Toxic chemicals banned by EU since Brexit still in use in UK

Several toxic chemicals that have been banned in the EU since Brexit are still allowed to be used in the UK, it can be revealed, as campaigners say the lower standards are putting public health at risk.

The UK has not been part of the EU’s chemicals regulations scheme since 2021 and instead has its own, called Reach. Eight rules restricting the use of hazardous chemicals have been adopted by the EU since Brexit, and 16 more are in the pipeline. The UK has not banned any substances in that time and is considering just two restrictions, on lead ammunition and harmful substances in tattoo ink.

Bans on chemicals are generally preceded by a listing on the “substances of very high concern” list. The last additions to the UK’s list were made more than three years ago, in June 2020. Since then, the European Chemicals Agency has added 26 substances to its equivalent list.

These are primarily substances that are carcinogenic or affect the reproductive system, as well as being persistent in the environment and bio-accumulative. When a chemical is added to the EU list, companies are obliged to provide information to consumers immediately about safe levels of use. It also puts the substances in line for further regulation or bans.

Chloe Alexander, of the Chem Trust charity, said: “The EU’s regime has a very effective role in driving innovation into finding much safer alternatives to substances on that list, as the list is a sign further regulation on these substances is likely to happen. There is a deregulatory drive too; there is now a higher evidence threshold in the UK. It requires endless reviews before taking regulatory action.

“They look at what the EU is doing and say: we need more evidence. Everything is happening much slower. The EU has very thorough risk assessments, companies across the world can input into them. There is absolutely no reason why we should not adopt those EU controls, and it also poses problems for trading with the EU if we continue to fall further and further behind.”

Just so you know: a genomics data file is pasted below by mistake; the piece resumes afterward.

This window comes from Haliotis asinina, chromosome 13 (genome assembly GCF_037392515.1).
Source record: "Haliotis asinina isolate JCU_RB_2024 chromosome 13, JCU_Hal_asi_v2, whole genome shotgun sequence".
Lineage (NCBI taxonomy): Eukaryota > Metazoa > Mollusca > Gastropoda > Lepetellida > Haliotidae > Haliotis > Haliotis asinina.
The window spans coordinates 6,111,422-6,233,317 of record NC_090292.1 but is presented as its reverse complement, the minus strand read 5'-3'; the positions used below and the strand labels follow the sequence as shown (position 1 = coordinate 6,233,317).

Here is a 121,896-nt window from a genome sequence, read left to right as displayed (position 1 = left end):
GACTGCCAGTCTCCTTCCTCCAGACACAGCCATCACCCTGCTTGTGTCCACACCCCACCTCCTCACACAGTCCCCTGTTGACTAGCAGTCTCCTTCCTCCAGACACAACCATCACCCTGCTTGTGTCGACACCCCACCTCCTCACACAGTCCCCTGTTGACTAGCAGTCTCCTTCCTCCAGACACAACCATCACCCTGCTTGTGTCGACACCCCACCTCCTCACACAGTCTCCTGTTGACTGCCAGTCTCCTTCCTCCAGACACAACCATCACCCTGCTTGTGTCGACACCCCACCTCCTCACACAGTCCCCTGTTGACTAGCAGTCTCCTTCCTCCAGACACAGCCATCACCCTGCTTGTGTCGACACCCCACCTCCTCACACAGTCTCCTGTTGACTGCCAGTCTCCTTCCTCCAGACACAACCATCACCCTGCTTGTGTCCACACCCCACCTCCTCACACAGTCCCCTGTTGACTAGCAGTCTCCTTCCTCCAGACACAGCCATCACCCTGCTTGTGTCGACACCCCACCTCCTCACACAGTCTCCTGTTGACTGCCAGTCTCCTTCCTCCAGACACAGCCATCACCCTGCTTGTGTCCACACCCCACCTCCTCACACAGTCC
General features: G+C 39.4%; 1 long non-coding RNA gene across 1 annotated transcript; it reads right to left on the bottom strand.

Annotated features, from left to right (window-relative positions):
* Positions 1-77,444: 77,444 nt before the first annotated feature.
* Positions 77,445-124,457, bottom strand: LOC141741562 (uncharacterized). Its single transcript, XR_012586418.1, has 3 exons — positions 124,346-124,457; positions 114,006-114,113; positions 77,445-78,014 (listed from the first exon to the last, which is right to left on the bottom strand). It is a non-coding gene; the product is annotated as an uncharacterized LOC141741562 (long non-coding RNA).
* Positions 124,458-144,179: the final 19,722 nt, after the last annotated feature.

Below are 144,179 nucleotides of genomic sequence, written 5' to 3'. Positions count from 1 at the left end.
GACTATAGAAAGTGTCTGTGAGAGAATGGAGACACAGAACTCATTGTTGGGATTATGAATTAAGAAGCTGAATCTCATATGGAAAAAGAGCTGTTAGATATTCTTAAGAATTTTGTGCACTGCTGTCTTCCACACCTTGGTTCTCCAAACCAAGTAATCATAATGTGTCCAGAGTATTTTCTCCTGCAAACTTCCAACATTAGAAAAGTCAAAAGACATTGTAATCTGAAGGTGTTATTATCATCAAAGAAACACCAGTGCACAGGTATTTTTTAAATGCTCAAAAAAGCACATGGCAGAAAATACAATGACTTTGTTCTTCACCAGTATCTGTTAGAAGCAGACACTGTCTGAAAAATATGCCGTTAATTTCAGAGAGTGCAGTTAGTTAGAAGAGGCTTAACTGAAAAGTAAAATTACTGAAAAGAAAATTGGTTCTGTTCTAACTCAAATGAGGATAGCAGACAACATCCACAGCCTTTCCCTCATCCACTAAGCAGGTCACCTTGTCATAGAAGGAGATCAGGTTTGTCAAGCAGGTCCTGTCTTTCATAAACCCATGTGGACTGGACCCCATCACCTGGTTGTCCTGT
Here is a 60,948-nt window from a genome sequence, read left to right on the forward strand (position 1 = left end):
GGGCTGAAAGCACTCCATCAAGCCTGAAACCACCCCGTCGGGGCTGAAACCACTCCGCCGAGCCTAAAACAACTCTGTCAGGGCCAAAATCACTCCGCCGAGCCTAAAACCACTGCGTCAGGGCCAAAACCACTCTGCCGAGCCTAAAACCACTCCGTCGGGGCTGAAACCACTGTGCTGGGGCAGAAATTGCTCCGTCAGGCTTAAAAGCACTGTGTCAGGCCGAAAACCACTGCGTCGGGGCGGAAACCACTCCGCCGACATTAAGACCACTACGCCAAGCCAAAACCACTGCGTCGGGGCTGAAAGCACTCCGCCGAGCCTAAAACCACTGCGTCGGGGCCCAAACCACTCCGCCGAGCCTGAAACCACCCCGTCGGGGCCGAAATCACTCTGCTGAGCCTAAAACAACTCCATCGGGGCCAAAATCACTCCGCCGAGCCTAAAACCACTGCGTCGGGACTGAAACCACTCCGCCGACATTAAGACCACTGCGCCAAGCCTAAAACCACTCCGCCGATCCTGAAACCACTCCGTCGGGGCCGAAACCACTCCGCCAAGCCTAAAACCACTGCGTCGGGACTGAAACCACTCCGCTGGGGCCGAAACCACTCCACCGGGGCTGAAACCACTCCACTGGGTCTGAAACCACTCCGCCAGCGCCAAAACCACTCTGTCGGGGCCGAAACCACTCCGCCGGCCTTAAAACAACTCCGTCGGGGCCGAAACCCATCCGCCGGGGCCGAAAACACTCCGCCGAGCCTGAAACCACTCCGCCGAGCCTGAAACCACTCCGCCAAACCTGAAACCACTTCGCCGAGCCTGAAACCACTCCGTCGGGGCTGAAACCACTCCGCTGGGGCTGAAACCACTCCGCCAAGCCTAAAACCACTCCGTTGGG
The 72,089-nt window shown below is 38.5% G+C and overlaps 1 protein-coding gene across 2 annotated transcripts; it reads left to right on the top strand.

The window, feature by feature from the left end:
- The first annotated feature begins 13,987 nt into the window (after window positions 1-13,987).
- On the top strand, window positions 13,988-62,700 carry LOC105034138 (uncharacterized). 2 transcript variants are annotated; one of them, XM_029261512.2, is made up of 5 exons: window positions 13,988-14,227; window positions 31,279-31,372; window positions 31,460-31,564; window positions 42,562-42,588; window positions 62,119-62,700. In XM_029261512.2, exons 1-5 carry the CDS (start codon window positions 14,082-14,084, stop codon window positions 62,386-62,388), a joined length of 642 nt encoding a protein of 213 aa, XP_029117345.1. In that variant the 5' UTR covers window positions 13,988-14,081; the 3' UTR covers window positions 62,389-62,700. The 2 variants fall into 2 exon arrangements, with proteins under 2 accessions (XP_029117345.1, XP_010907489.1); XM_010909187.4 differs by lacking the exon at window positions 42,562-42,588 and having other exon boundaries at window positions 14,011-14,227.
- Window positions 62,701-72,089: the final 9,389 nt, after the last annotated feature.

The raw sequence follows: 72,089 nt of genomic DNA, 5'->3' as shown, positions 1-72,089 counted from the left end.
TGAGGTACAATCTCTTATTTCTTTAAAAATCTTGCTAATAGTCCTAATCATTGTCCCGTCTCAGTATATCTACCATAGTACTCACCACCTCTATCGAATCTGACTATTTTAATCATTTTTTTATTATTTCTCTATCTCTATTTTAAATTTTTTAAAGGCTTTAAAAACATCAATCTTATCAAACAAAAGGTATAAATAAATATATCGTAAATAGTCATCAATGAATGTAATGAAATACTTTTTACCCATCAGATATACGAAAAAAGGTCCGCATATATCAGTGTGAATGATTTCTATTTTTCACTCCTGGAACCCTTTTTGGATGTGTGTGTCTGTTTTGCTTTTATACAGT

This week, it was revealed that dozens of pesticides banned in the EU were still allowed in the UK.

Campaigners say delays to the UK’s chemical regulations scheme mean promises made by ministers after the Brexit vote may have been broken. In June 2017, Michael Gove, the then environment secretary, was asked by the chair of the environmental audit committee how the UK would regulate chemicals. He gave a one word answer: “Better”.

Green campaigners have highlighted that the UK helped the EU set up its chemicals regulation regime.

Roz Bulleid, of the thinktank Green Alliance, said: “The UK played a key role in setting up the EU’s gold standard chemicals regime, and yet now we are administering our own cut-price system and lagging behind the EU in tracking and regulating harmful substances. It shows that government promises of maintaining environmental protections through Brexit are not being kept to.

“The government recently paved the way for the UK to rejoin the Horizon [research] programme. It surely makes sense for this government or the next to seek greater cooperation on chemicals and enhance protection for the public and our environment.”

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Wildlife groups have called for the government to align its restricted chemicals list with the EU’s at the very least.

Richard Benwell, the head of the Wildlife and Countryside Link, said: “Toxic chemicals that have been banned in the EU will continue to be allowed in the UK, with serious implications for wildlife and potentially public health. The Department for Environment, Food and Rural Affairs (Defra) is considering an expedited process to try to close the growing gap, but at the moment the best case scenario is to stagger behind the EU. Meanwhile, the long-promised chemicals strategy is nowhere to be seen.”

He said Defra should adopt EU restrictions of hazardous chemicals unless there is strong evidence to the contrary, ban the most hazardous substances, and treat similar chemicals in groups, to prevent one substance being replaced by a similar one. “It should take a precautionary approach to reduce the risks of harmful mixtures before the chemical cocktail in our environment gets any worse.”

A Defra spokesperson said: “UK Reach retains the fundamental approach and key principles of EU Reach, including ensuring a high level of protection of human health and the environment. Having our own independent regulatory framework for chemicals allows us to identify the most pressing priorities which best reflect the specific circumstances in Great Britain. As part of this, we are pursuing a programme of work on a wide range of hazardous substances to gather Great Britain-specific evidence of risks and exposure pathways.”


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